Burke was back to bidding again in 2001, helping to kill the first California electric car mandate as General Motors wanted. Burke argued it was unfair to require electric cars when working-class stiffs of color still had to breathe diesel fumes from trucks on freeways and at the ports. He said he’d brokered a deal with G.M. to deliver a half-billion dollars to end diesel pollution in Southern California, if only the state would release G.M. from its obligation to build electric cars. G.M. got rid of the obligation, but never delivered the money, leaving L.A. and the state with pollution from both cars and diesel soot from trucks. Today, the electric car is making a huge comeback.

Not too shrewd, Bill. But that’s what happens to those in public service who are willing to carry money for special interests to get ahead. Repping the Chinese, with their reputation for environmental lethality, and G.M., whose recalicitrance to install exhaust-trapping technology helped entomb Southern California in dangerous fumebanks of smog for decades, fits a pattern.

Let this cautionary tale about Burke’s attempt to buy the Dodgers with the investment group sink in. Once it does, it’s easy to imagine Walter O’Malley spinning in his grave at the notion that the team he loved could pass to such hands.

For more, read William’s L.A. Weekly feature about Burke’s stewardship at the district, and Chip’s Pasadena Weekly expose on cap-and-trade fraud there under his watch..)

Save the EPA from Republican bomb-throwers with a Smogtown Op-Ed in the NY Times, and other green news

Thursday, August 25th, 2011

* A snippet from my editorial in today’s New York Times “Room for Debate” online roudtable about whether Republican presidential candidates calling for the EPA’s dissolution have a point or are just giving red-meat to a fatigued, job-hungry people:

” … In national politics, California may be seen as Exhibit A for over-regulating the environment. But anyone making that argument must ignore what the state was like before the Environmental Protection Agency. Its rules and enforcement have made California a livable, thriving state. Now, if you’re a Republican presidential candidate irate about America’s wheezy economy, it’s easy to go Red Queen and call for guillotining the E.P.A. Scapegoating regulators as job-killing obstructionists can pump up the faithful, but it doesn’t reflect well on America’s environmental maturity. None of the White House hopefuls mention the expected $2 trillion in health and environmental benefits from the Clean Air Act by 2020. Few of the greenhouse skeptics, in fact, even broach fresh air at all, perhaps because they hail from states where it was never toxic …”

Read our book, Smogtown: the Lung-Burning History of Pollution in Los Angeles, and you’ll see just how instrumental California’s smog epidemic was in galvanizing an environmental ethos that led to creation of the EPA itself. The effects of those untamed, brown-exhaust-blowing tailpipes spawned a bureaucracy.

And now for something completely greener, we think.

* San Joaquin Valley toxic dump agrees to spend $1 million to better manage hazardous waste. From the L.A. Times:

“A toxic waste dump near a San Joaquin Valley community plagued by birth defects has agreed to pay $400,000 in fines and spend $600,000 on laboratory upgrades needed to properly manage hazardous materials at the facility, the U.S. Environmental Protection Agency announced Wednesday. The penalties were part of a consent decree that capped an 18-month investigation by the EPA and the California Department of Toxic Substances Control into the Chemical Waste Management landfill about 3 1/2 miles southwest of Kettleman City, a community of 1,500 mostly low-income Latino farmworkers. Company records revealed at least 18 instances over the last six years in which toxic waste had to be excavated from the landfill after it was learned that the laboratory had mistakenly concluded the material met treatment standards, EPA officials said …”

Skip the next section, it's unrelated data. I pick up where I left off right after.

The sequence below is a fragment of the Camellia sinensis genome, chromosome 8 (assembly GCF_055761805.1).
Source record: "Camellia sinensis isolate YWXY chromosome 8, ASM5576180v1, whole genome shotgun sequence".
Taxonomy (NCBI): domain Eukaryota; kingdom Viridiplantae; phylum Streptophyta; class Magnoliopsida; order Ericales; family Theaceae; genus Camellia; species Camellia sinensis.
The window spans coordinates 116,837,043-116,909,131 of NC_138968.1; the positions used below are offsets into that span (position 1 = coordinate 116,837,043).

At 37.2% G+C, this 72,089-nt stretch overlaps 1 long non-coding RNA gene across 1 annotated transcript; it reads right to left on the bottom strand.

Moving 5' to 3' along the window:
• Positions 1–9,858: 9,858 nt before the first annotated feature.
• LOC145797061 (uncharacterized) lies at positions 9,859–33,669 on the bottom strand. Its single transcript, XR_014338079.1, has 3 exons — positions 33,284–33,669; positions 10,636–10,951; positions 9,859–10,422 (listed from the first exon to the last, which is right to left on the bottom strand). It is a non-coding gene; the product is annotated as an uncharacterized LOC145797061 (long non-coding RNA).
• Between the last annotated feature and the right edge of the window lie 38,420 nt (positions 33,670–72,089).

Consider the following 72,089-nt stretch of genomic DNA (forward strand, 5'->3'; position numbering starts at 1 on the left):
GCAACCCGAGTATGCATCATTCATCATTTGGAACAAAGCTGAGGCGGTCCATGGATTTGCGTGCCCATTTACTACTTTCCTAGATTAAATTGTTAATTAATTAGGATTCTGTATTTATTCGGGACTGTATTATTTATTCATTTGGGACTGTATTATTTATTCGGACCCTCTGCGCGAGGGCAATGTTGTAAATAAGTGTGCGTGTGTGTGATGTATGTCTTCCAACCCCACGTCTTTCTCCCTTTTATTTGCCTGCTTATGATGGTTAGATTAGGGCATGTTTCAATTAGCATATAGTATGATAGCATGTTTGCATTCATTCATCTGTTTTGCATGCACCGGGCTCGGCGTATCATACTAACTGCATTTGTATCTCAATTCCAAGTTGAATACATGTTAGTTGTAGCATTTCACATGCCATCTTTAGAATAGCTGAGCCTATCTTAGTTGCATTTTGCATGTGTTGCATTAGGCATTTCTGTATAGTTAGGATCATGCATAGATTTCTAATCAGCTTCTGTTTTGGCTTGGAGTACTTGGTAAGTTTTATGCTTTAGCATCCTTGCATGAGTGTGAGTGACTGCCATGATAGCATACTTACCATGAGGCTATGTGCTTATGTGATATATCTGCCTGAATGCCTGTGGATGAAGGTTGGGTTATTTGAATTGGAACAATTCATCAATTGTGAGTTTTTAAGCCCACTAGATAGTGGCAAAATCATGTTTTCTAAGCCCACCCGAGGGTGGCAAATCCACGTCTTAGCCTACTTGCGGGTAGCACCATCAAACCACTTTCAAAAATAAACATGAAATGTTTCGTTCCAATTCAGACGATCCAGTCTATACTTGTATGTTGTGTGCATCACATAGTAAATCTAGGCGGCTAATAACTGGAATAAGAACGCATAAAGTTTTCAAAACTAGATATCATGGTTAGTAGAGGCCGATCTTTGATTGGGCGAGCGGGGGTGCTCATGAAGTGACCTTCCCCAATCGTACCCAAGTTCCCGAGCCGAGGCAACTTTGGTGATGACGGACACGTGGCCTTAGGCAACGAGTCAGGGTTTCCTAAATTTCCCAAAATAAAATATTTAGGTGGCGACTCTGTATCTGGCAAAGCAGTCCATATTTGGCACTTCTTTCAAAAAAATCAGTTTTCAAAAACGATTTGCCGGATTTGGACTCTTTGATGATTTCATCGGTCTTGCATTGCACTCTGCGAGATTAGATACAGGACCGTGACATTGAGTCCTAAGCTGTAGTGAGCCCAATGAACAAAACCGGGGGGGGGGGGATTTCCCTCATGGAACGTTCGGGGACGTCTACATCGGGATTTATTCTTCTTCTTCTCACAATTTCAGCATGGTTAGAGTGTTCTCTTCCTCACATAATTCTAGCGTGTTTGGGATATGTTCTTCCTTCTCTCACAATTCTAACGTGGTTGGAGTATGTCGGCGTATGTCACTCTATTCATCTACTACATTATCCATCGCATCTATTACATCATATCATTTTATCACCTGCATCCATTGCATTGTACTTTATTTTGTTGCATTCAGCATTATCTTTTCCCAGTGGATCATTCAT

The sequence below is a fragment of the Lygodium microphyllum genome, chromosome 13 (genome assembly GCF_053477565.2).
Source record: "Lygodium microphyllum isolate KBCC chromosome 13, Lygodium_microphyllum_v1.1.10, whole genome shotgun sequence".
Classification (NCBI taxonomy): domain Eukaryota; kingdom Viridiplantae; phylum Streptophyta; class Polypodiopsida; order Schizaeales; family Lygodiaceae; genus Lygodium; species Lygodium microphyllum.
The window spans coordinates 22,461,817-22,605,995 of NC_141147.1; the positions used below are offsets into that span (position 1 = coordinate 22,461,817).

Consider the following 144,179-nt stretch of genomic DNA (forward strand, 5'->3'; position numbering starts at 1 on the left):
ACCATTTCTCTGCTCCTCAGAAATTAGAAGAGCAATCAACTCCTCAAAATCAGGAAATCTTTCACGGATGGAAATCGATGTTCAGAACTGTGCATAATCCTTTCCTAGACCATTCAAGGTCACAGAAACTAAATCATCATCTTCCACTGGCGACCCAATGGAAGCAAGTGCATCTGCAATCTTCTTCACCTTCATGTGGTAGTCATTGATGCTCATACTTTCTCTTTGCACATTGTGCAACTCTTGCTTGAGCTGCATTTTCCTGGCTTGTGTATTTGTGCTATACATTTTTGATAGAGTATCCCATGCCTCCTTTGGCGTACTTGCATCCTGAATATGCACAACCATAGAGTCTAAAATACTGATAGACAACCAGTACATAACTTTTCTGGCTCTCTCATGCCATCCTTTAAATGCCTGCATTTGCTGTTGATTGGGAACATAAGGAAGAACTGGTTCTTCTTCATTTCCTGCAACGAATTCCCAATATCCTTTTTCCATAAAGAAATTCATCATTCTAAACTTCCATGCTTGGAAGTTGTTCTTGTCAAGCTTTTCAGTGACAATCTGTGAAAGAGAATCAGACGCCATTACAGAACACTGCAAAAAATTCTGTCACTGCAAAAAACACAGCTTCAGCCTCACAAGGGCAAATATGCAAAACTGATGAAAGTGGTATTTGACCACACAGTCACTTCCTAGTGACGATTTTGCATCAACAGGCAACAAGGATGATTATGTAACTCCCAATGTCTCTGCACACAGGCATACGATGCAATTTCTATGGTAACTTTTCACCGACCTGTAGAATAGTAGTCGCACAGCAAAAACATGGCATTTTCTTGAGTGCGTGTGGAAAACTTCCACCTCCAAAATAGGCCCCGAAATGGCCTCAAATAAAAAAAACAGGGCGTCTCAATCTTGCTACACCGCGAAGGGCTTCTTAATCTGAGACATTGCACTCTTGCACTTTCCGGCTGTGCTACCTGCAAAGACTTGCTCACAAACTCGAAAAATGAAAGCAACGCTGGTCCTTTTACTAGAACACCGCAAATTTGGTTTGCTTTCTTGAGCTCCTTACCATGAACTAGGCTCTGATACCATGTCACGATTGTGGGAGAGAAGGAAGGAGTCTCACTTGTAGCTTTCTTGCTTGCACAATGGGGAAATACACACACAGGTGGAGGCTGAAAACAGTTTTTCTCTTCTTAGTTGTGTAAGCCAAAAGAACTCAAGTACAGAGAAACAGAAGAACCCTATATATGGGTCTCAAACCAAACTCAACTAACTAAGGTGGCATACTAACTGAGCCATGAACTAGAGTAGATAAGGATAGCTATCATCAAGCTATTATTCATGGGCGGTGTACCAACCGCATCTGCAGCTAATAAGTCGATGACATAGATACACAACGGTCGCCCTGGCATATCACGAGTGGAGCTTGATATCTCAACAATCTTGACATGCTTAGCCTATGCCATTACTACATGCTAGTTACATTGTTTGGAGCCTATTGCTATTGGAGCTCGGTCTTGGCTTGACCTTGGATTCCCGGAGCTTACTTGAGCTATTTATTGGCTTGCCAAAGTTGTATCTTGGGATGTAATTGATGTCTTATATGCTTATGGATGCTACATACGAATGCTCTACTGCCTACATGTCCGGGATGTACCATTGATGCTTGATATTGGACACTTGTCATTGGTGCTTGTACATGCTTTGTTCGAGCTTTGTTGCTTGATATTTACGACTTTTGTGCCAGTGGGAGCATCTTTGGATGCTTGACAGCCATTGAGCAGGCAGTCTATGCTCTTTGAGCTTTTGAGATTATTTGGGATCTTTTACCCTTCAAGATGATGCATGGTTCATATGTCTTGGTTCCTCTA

* The California-led greenhosue gas cap-and-trade was supposed to be a shiney achievement of former Governor Arnold Schwarzenegger’s administration. It’s turned out to be something much more complicated, divisive and legally perilious than anyone believed. Still, the state Air Resources Board remains behind it through the court challenges and liberal backlash. Having covered the Anne Sholtz caper with the smog cap and trade here in Southern California, color me skeptical about how much a green market will achieve. Then again, this is the West Coast where we build the future day by day. From the L.A. Times:

“The California Air Resources Board voted to reaffirm its cap-and-trade plan Wednesday, a decision that puts the nation’s first-ever state carbon trading program back on track, for now. The on-again, off-again rules have been years in the making and are meant to complement AB 32, California’s landmark climate change law that mandates a reduction in carbon pollution to 1990 levels by 2020. The air board adopted a preliminary carbon trading plan in late 2008 but was sued by environmental justice groups in 2009. A San Francisco judge in March ordered the air board to more comprehensively analyze alternatives to the market-based trading system, such as a carbon tax or fee. In a unanimous vote in Sacramento on Wednesday, the board adopted the revised environmental analysis while still affirming its original decision. But the board’s vote may not forestall another legal challenge. The original plaintiffs argued in Wednesday’s hearing that the revised analysis still failed to adequately consider other options. UCLA law professor Cara Horowitz said “most assuredly” the matter would be back before the court. Board chief Mary Nichols said she has not always supported cap and trade in part because it would be difficult to administer. “I had my doubts,” she said, adding that many details remain to be hashed out. “It is a form of California leadership that involves some risk. This is still the most viable of the alternatives to achieve the goals of AB 32.” Originally scheduled for implementation next year, industry compliance with the cap-and-trade program will now take effect in 2013 …”